Mammoth Mountain in California was struck by an avalanche early Saturday. The avalanche forced the closure of a popular ski resort and triggered a response from the emergency services to conduct search and rescue operations in the area. The resort will be open on Sunday.

According to a report in USA Today, eight people were partially buried in snow, when the avalanche came cascading down from the top of the mountain. They were all rescued. According to the officials, no serious injuries were reported.

A spokeswoman for Mammoth Mountain Ski Resort, Lauren Burke, said, at about 10:15 a.m. EST, snow started pouring down the mountain.

Ski patrol were trying to mitigate the damage by the avalanche, that broke loose on the Climax ski run and traveled down Upper Dry Creek, ending at High Five Express, Burke said.

Burke added that the snow first traveled down the area that was closed to those skiing, but then moved down to the populated area on the mountain, partially burying two guests in the snow who were able to free themselves.

According to a report in the Los Angeles Times, one skier didn’t realize the mountain was struck by an avalanche until 11 a.m., when chairlifts came to an abrupt halt. The skier told the Times, that they were alerted by the blaring sirens signaling the arrival of emergency services and responders.

"I was waiting to board a ski lift when it suddenly stopped working," said Barbara Maynard of Los Angeles. "Suddenly, it was pandemonium everywhere you looked. Ambulances, police vehicles and fire engines were rolling into the area. Simultaneously, Mammoth Mountain staffers and ski patrols were roaring up the slopes on snowmobiles."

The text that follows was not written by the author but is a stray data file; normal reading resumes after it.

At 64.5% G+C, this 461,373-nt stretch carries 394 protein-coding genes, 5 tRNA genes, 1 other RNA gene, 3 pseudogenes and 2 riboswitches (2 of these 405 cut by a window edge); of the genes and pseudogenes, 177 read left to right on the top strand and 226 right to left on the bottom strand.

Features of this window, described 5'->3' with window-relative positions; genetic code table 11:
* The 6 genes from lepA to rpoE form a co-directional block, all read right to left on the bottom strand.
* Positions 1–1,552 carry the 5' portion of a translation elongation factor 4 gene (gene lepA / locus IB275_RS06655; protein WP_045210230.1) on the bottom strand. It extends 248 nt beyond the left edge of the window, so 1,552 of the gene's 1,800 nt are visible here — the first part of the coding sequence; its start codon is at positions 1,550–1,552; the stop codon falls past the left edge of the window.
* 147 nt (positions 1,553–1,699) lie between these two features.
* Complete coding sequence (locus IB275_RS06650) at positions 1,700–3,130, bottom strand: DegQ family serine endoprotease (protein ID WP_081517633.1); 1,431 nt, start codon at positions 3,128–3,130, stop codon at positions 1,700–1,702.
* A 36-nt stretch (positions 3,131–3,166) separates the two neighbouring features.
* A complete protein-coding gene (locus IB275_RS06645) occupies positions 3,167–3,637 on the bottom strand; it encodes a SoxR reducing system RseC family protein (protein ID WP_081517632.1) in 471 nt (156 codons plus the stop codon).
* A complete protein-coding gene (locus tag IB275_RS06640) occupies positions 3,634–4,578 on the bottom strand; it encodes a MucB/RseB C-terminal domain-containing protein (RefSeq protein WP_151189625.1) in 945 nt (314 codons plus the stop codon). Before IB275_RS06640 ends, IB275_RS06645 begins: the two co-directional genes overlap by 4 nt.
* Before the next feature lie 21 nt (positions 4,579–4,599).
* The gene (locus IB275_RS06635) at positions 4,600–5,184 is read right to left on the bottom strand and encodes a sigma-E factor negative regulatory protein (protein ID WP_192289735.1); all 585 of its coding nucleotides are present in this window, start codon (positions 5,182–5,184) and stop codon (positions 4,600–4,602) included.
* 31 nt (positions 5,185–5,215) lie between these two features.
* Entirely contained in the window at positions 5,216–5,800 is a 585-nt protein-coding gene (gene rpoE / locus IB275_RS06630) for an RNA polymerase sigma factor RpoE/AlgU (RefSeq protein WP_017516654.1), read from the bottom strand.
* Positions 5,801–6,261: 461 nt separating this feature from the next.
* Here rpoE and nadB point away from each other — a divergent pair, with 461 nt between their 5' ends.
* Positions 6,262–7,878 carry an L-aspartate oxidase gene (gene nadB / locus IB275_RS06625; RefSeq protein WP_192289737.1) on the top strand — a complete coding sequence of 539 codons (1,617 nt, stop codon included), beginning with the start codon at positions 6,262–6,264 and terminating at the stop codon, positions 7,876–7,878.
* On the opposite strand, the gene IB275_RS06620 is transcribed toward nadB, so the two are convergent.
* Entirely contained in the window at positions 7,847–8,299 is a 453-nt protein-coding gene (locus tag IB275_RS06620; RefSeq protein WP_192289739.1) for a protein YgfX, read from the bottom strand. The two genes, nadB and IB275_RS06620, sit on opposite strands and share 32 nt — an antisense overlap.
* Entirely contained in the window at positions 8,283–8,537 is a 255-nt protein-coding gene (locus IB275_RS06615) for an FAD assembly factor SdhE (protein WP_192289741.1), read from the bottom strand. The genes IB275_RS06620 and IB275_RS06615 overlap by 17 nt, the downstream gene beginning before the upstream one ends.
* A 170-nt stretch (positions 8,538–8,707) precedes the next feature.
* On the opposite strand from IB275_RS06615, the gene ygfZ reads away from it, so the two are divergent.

Another skier Lucas Dunn saw the descent of the avalanche, pouring down from the mountain and closed the run near Chair 5, the area called High Five Express.

"I skied down to see what was going on, and at that point, you could see a bunch of broken trees and all the fencing had been taken out. You could see snowmobiles flipped and buried," said Dunn.

According to Burke, More than 200 people, including guests, searched the area for more than six hours using transponders and search dogs.

The avalanche is just the latest danger to the hit the nation, which is being battered by a winter storm. In the east coast a powerful storm brought rain, snow and severe wind that killed at least five people. The storm flooded streets in Boston, grounded flights and halted train service across the region.

The storm led to the cancellation of thousands of flights. According to reports, more than 3,400 flights were canceled and 4,265 flights were delayed across the nation on Friday.

"Many airlines proactively canceled flights last night and this morning in anticipation of the forecasted winds," FlightAware Sara Orsi said in a Friday afternoon statement. "This has reduced broader impact to operations and will help them recover their schedules faster."

According to a report, the avalanche led to a jam in the area.

John Williams, 46, a longtime resident of the area told Los Angeles Times: "Driving down two-lane Minaret Road was tricky and a little dangerous, traffic was closed uphill to all but emergency responders. The downhill lane was jammed with cars, trucks and skiers traveling about 5 miles per hour."